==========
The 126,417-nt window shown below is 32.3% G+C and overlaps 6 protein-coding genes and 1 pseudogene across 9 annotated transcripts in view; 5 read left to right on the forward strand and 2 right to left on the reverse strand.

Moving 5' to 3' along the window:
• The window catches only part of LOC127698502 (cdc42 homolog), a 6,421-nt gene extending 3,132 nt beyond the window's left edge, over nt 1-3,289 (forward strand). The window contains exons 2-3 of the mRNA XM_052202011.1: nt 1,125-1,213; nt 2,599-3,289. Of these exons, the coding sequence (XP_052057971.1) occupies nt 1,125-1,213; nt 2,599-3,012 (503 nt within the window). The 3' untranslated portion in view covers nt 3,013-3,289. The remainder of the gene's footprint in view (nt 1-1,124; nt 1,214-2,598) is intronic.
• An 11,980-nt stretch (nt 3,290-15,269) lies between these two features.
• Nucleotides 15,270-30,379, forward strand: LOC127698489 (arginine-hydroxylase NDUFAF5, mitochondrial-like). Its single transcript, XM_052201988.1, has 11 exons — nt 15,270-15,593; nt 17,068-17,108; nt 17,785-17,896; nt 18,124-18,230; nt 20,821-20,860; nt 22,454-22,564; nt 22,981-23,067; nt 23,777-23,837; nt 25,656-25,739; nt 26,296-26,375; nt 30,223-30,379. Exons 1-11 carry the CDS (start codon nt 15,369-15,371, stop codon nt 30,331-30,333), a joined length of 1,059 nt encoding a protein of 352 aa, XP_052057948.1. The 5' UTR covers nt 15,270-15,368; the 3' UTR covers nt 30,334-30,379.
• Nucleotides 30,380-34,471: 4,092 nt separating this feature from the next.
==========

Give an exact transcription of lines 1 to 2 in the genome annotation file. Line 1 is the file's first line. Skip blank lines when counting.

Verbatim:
The 126,417-nt window shown below is 32.3% G+C and overlaps 6 protein-coding genes and 1 pseudogene across 9 annotated transcripts in view; 5 read left to right on the forward strand and 2 right to left on the reverse strand.

Moving 5' to 3' along the window: